Fathers’ Day greetings from Austin and Dallas. Today will be dimmer in Philadelphia with the passing of Ralph Roberts, the father of Comcast. A Naval veteran with the ability to sell practically everything (eggs, golf putters, men’s clothing, and then cable television), Ralph defined the term pioneer. During the period from 1963 to 1990 (when his 30-year old son Brian took the reins as President), Ralph Roberts led Comcast. By 1990, it had become the country’s largest cable provider while investing in both wireless networks (Comcast Cellular) and content (QVC, The Golf Channel). Comcast took an even bigger risk in 2001/2002 when they bought and successfully integrated the assets of AT&T Broadband into their current operation (further details of that transaction can be found in the 2001 press release here). Ralph’s entrepreneurial energy and persistent optimism will be greatly missed, and his legacy will continue in the Philadelphia area as a result of decades of community support.
This week, the Federal Communications Commission voted 3-2 to fine AT&T $100 million for allegedly misleading customers about unlimited data plans. Despite many news outlets calling this the first of many “Net Neutrality fines,” the largest fine ever imposed by the FCC deals with one of the only surviving portions of the 2010 Open Internet Order called the Transparency Rule (section 8.3).
In this section, wireless carriers are required to “publicly disclose accurate information about their network management practices, performance, and commercial terms of its broadband Internet access services sufficient for consumers to make informed choices regarding use of such services.”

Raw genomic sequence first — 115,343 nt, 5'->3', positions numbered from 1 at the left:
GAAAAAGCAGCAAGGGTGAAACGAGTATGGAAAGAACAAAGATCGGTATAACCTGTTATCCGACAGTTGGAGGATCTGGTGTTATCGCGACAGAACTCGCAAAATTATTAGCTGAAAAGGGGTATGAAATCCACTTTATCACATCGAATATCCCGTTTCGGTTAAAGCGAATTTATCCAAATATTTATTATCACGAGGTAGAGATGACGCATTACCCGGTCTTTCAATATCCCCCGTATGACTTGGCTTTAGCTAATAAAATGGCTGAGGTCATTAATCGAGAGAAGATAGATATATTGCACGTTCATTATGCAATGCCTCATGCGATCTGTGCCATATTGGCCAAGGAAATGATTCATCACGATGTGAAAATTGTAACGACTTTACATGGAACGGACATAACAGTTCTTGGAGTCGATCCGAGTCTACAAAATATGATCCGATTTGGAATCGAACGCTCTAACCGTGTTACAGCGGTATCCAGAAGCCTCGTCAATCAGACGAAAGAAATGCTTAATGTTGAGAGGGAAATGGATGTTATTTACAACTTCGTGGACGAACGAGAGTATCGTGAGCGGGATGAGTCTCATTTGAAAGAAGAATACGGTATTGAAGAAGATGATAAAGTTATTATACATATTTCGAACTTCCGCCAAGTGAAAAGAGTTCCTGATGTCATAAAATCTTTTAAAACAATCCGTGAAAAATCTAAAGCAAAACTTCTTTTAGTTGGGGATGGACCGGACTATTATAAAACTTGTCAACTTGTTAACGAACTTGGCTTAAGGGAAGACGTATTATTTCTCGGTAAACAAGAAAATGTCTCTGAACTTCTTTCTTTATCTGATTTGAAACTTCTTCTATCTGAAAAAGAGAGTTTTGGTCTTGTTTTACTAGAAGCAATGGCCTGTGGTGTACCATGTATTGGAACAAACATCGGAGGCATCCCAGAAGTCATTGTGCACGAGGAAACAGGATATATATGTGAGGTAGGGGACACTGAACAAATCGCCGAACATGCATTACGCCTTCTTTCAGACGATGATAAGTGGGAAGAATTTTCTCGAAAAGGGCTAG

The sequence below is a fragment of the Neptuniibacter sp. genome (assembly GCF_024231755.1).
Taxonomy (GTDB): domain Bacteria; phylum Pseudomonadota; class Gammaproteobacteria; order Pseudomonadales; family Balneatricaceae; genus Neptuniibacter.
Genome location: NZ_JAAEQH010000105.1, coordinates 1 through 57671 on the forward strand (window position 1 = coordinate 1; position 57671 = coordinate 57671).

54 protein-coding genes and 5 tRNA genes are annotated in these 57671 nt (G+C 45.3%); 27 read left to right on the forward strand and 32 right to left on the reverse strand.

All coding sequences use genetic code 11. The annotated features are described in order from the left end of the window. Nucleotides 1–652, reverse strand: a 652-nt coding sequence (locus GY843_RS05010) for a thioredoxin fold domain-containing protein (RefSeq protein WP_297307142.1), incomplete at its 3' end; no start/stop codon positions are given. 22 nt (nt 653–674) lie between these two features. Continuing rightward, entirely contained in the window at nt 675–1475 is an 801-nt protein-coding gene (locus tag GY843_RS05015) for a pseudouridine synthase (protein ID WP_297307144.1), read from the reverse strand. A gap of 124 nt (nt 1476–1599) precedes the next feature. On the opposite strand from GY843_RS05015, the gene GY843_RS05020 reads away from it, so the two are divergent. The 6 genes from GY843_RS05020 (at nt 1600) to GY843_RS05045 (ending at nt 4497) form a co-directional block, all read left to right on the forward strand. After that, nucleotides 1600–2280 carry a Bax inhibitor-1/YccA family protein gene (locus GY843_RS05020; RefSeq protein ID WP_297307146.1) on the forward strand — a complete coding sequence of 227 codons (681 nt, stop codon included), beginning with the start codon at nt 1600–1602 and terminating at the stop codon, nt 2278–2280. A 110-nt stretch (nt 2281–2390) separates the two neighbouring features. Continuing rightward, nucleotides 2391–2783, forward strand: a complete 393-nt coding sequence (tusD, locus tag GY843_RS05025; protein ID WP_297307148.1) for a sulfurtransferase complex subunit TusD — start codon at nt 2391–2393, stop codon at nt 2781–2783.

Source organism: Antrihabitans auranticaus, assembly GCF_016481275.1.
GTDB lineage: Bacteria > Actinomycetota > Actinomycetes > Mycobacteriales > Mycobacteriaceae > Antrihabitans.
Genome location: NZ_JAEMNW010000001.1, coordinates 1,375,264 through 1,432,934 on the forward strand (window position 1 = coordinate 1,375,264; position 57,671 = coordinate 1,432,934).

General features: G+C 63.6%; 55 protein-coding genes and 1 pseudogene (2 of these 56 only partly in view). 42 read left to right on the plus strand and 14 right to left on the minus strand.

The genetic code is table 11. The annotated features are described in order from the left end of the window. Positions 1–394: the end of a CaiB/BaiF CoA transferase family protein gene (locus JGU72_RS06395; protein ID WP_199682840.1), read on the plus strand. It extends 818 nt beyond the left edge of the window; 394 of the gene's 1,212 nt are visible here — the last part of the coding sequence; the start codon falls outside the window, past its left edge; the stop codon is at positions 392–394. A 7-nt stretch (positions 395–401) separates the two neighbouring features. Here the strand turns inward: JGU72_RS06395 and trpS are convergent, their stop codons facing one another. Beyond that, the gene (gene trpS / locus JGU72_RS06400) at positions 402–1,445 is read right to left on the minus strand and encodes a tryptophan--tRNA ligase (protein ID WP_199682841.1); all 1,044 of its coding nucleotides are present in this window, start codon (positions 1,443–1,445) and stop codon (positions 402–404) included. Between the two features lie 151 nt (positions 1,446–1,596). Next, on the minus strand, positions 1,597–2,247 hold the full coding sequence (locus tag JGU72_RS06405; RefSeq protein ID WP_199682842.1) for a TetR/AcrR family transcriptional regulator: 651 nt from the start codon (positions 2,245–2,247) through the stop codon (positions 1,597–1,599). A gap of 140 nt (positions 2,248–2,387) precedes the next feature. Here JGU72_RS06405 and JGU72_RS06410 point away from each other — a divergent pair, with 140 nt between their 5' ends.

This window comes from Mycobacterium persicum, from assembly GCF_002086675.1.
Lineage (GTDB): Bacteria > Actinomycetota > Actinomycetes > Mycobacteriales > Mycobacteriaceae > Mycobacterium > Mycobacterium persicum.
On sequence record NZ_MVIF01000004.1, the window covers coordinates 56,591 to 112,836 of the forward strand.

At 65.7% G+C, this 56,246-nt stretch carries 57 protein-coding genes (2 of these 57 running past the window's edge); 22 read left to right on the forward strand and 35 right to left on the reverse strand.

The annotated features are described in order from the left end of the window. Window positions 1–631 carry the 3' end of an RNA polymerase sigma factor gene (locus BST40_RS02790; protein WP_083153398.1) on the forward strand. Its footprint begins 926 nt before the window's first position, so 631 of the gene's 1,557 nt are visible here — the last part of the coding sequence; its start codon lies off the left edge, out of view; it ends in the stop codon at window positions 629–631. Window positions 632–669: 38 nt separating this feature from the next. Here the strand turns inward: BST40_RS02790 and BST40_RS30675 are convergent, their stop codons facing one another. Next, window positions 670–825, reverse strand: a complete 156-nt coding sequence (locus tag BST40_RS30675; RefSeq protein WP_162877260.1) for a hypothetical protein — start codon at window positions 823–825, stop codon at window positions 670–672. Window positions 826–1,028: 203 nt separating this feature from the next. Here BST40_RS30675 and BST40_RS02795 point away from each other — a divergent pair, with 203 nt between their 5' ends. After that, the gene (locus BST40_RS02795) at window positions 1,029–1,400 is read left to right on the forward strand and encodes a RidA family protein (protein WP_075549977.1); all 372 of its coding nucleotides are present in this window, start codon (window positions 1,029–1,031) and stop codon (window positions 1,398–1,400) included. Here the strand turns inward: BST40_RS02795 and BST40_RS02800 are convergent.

The specific item in question is whether AT&T fully disclosed what the resulting reduced speeds would be when Unlimited customers exceeded the 5 GB (4G speed) or 3 GB (3G speed) cap (according to an article found here the speeds went from 5-12 Mbps to 512 Kbps for 4G customers and from 1.7-6 Mbps to 256Kbps for everyone else). While AT&T did notify customers that their speeds would be reduced (including a nationwide press release, a front-page bill notice for all unlimited customers in 2011, text messages describing the policy to unlimited customers prior to being throttled, and detailed information in several areas of AT&T’s website such as that found here), they did not notify customers of the resulting throttling level. The Transparency Rule clearly allows throttling, but requires disclosure of the new level.
AT&T is sure to appeal the fine and has already ended the practice of offering unlimited plans. One interesting side argument that is sure to be made by AT&T is whether information on the website acts as a disclosure mechanism (especially for those video-hungry customers who made up the top 3-5 percent of all data users during the 2011-2014 time period). Those who experienced throttling were not shy to write about it in 2011, as this Android Central article describes. In fact, Ars Technica did a full piece on specific carrier policies here in 2014, concluding that throttling “isn’t automatically a bad thing if it’s necessitated by limited bandwidth and done only when cell sites are so congested that heavy users would prevent lighter users from connecting at all.” For a broader legal synopsis of the case, have a look at this commonlawblog.com article here.